Going Underground

I’m not sure what it is about the underground that I find so alluring. I think it has something to do with it being so unnatural, an artificial place created out of the impassible ground for a singular purpose. It’s the kind of space that is usually created for secretive reasons, hidden from the world above, the kind of place that you are normally Not. Allowed. To. Go.

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I remember going to London once as a child, and the concept of going underground to get on a train being something totally alien to me. I don’t think I ever grew out of that feeling and later, while spending my university holidays in London, I tried to capture that feeling on film.

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The images here are recent scans from old negatives that I have brought back to life using some heavy processing in Lightroom. I was going through my high speed film phase when I shot these, regularly using Delta 3200 (or HP5+ pushed to 1600) to shoot with heavy red filtration in dimly lit places to create properly gritty results. However great big lumps of grainy goodness don’t scan very well at all.

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Even with the high film speed (and no filters) I was handholding the camera at 1/15th type shutter speeds using F2.8 lenses. The resulting movements, flare and grain all add up to make it look like I shot these on a bad camera phone, not an effect I like to shoot for. The saving grace is that the latitude of monochrome negative film means I can pull back something to work with and managed to get a ‘high key’ look works well enough.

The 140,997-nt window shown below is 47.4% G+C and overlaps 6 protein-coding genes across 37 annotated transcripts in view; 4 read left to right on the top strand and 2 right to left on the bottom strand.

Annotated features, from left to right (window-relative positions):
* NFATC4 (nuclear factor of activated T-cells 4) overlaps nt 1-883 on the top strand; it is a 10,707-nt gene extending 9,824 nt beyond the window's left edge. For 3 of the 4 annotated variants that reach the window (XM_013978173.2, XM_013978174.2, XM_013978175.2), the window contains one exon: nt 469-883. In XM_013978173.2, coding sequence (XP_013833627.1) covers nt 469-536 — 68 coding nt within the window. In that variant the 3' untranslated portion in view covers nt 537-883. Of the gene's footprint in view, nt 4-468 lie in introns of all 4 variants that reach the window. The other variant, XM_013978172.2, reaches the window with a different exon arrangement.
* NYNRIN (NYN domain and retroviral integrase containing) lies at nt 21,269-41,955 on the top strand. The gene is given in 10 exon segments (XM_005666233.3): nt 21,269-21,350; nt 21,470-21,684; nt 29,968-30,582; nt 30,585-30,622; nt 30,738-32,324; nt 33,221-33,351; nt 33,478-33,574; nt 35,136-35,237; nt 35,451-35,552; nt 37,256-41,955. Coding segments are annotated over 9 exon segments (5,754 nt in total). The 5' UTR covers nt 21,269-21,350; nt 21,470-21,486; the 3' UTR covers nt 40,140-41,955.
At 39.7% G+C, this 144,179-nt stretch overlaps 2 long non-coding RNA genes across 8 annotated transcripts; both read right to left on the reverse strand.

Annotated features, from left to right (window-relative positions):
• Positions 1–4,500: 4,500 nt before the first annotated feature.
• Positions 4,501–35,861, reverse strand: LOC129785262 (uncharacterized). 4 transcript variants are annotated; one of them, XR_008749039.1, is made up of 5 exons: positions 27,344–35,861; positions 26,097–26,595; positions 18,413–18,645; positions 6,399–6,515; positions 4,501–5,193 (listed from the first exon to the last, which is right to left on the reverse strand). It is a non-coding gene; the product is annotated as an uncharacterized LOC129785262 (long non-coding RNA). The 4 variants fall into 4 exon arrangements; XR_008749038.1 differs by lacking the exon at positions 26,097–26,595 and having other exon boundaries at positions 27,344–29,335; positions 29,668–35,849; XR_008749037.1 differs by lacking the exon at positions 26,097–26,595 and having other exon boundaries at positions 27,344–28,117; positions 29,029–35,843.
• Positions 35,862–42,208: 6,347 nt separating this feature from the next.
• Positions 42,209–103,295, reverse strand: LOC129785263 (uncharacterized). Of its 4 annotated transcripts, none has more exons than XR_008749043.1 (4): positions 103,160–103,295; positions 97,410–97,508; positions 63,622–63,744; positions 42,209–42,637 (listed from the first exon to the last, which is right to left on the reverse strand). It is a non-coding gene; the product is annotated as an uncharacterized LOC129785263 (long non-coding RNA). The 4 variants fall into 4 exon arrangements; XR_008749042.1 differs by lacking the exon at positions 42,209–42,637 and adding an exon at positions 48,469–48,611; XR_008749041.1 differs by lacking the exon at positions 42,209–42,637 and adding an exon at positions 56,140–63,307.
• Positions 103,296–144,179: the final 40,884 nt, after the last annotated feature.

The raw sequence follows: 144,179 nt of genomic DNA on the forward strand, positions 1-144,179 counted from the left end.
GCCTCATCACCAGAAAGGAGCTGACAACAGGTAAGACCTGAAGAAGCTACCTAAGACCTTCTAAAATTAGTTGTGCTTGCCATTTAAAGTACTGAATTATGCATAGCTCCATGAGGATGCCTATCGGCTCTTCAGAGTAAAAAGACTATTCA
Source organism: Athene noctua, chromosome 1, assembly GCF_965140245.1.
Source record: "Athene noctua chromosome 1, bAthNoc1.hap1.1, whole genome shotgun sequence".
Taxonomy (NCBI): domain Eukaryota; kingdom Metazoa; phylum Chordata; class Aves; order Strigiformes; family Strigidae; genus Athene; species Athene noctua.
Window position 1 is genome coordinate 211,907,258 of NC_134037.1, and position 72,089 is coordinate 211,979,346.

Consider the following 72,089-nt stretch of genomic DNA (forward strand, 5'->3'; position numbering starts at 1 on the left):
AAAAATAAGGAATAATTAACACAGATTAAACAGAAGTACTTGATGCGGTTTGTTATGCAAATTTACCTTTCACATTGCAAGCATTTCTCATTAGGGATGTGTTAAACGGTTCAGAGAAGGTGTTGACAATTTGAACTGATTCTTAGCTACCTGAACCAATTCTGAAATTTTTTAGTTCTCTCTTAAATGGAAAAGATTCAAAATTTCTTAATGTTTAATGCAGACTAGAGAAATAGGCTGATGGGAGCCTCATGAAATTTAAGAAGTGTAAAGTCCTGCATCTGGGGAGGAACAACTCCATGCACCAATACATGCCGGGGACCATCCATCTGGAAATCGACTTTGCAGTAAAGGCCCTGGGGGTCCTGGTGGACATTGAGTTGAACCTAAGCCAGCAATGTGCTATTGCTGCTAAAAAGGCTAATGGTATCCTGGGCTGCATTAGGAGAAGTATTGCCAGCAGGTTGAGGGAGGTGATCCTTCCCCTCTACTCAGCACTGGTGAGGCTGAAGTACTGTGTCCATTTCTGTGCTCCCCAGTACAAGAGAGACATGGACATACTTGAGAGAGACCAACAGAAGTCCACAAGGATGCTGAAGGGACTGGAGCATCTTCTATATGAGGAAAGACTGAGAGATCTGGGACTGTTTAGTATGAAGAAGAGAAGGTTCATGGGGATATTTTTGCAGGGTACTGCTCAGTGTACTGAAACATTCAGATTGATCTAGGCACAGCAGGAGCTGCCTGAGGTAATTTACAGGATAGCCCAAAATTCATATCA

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For the untold thousands who use the underground every day it’s a mere appliance, something to be endured. Where as I am an explorer, with a sense of wonder and an all zones day pass. I rode around for hours doing my exploring, detouring to ride the longest escalator in Europe (Angel station), to travel the original 1843 Brunel tunnel under the Thames (on the East London line) and to catch glimpses of long abandoned stations such as The British Museum.

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I shot several rolls of film in my endeavor to capture some of the essence of the place, both down in the stations and in the areas above into which one emerges bleary-eyed from the darkness. I managed to get a range of images that I like and this set captures the feeling of being in London Below in a way that I like.

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Oh, and don’t forget to Mind The Gap.

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